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USC’s Starting Offensive Line for 2008, A Tough Bunch!


Last week, I projected what should be the starting backfield for the Trojans opener against the University of Virginia, who, by the way, Las Vegas projects as 18-point underdogs.

But that’s the Vegas line, not mine. I will wait until the Trojans get set to put in their game plan during the final week of August. With PAC-10 Media Day set for this Thursday, July 24th, we are still two weeks away from open competition. So, at USC that is what this time of year is all about – competition.

With regards to the offensive line, first, let me address what many college football fans and the media describe as the Trojans’ main and perhaps only weakness in 2008. They point to the loss of five starters as reason for concern. And why not? This season the offensive line must replace Sam Baker, Drew Radovich, Matt Spanos, and Chilo Rachal as well as the Macke Award-winning tight end, Fred Davis.

With any other team in college football this is a major red flag that signals a rebuilding year. But not at USC. Even the critics are quick to point out Pete Carroll’s recruiting success and how he is always ready to reload with several high school All-Americans.

While that is true, the critics often overlook the two most important players in shoring up the Trojans offensive line. No, they are not starters. In fact, they will never start a game at USC or anywhere else for that matter.

Offensive line coach, Pat Ruel, and conditioning coach, Chris Carlisle, are the gears that drive the big wheels on that O-line. Ruel is arguably the top O-line coach in the nation, college or pro. Carlisle, who is responsible for the conditioning of all the athletes on the team, will make sure that those new recruits and the returning linemen are bulked up in all the right places.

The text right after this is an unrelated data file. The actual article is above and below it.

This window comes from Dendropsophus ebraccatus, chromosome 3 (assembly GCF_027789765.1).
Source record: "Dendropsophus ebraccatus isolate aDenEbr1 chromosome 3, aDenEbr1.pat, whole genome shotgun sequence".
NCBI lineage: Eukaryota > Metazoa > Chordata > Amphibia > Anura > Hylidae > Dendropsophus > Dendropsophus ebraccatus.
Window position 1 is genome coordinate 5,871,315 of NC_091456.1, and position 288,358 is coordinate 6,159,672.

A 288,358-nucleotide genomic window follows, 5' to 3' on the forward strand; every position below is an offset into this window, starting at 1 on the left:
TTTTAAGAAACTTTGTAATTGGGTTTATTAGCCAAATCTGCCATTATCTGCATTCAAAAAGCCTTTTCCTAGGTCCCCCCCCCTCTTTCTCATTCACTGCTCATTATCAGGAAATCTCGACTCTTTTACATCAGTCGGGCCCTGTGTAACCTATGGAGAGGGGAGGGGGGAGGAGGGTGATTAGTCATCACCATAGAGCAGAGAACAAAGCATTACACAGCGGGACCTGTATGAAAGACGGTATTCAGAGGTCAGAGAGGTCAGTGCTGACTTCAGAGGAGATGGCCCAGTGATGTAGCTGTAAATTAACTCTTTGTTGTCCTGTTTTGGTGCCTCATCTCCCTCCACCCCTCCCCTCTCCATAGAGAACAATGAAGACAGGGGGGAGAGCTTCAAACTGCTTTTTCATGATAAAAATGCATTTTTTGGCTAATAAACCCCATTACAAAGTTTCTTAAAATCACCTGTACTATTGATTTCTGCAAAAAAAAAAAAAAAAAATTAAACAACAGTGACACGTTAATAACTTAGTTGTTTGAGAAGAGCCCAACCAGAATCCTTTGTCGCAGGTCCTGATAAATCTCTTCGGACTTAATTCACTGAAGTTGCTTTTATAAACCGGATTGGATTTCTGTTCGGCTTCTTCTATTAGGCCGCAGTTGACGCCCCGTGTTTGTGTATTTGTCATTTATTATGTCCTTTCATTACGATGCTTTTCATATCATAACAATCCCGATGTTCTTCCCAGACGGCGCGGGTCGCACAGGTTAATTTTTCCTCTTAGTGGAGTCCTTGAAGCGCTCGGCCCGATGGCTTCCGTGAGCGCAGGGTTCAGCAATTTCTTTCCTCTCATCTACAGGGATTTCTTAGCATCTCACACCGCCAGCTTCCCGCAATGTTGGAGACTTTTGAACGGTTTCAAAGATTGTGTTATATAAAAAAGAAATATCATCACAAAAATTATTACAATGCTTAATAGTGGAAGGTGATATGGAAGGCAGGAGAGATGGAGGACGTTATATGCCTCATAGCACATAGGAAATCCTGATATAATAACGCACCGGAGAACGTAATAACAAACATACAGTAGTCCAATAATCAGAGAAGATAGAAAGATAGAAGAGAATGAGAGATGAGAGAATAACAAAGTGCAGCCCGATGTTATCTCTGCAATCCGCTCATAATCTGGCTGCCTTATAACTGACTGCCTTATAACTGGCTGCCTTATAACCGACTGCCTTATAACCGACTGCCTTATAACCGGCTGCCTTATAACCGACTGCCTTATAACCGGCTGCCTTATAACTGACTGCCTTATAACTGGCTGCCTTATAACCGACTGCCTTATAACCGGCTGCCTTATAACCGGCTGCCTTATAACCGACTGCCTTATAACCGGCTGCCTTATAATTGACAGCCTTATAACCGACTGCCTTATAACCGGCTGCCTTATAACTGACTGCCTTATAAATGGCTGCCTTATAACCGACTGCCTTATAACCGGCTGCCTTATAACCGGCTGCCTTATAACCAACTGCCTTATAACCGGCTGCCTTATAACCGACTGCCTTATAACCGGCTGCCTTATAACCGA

Through Carlisle’s efforts to get the most out of his players physically and Ruel’s ability to get the most out of them technique-wise, USC will again have the best O-line in the PAC-10 and one of the best in the nation.  They will indeed by a tough bunch.

With that said, here are my predictions for the starting front seven.

First of all, anchoring the O-line will be the two returning starters from 2007, Jeff Byers at left guard and Kris O’Dowd at center.

After returning from successful back surgery, which caused him to miss the entire 2006 season, Byers started every game last year, 12 at left guard and taking over at center in the Washington State game for O’Dowd.

Backing up Byers at left guard is redshirt freshman, Martin Coleman. The 6-5, 315-pound 2006 high school All-American is coming off shoulder surgery in 2007. If Byers remains healthy, Coleman could find himself vying for one of the tackle positions.

In 2007, Kris O’Dowd became the first freshman to start at center for USC. O’Dowd then missed six games after dislocating his right kneecap in the Washington game. However, unlike the Lakers’ Andrew Bynum, O’Dowd was able to return for the final three games – a tribute to Carlisle’s conditioning and the athletic medicine program at USC.

O’Dowd followed up the season with arthroscopic surgery and appears ready to compete once more for that starting center spot. The 6-5, 300-pound sophomore should be equal to the task.

The competition really heats up on the other side of O’Dowd at the right guard spot, where Zack Heberer and Thomas Herring will compete for the starting spot.